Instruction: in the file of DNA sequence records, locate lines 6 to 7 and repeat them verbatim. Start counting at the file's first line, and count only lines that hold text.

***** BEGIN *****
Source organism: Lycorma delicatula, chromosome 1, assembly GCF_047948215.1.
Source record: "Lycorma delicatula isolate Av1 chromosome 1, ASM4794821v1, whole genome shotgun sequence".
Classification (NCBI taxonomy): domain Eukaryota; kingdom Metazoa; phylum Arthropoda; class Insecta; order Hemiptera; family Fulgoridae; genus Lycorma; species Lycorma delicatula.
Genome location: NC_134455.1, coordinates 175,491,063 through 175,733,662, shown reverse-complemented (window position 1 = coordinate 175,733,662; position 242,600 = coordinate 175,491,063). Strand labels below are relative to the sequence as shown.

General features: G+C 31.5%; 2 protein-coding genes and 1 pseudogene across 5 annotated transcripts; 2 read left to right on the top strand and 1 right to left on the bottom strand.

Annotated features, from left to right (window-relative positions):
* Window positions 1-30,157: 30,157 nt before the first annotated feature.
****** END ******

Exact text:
Annotated features, from left to right (window-relative positions):
* Window positions 1-30,157: 30,157 nt before the first annotated feature.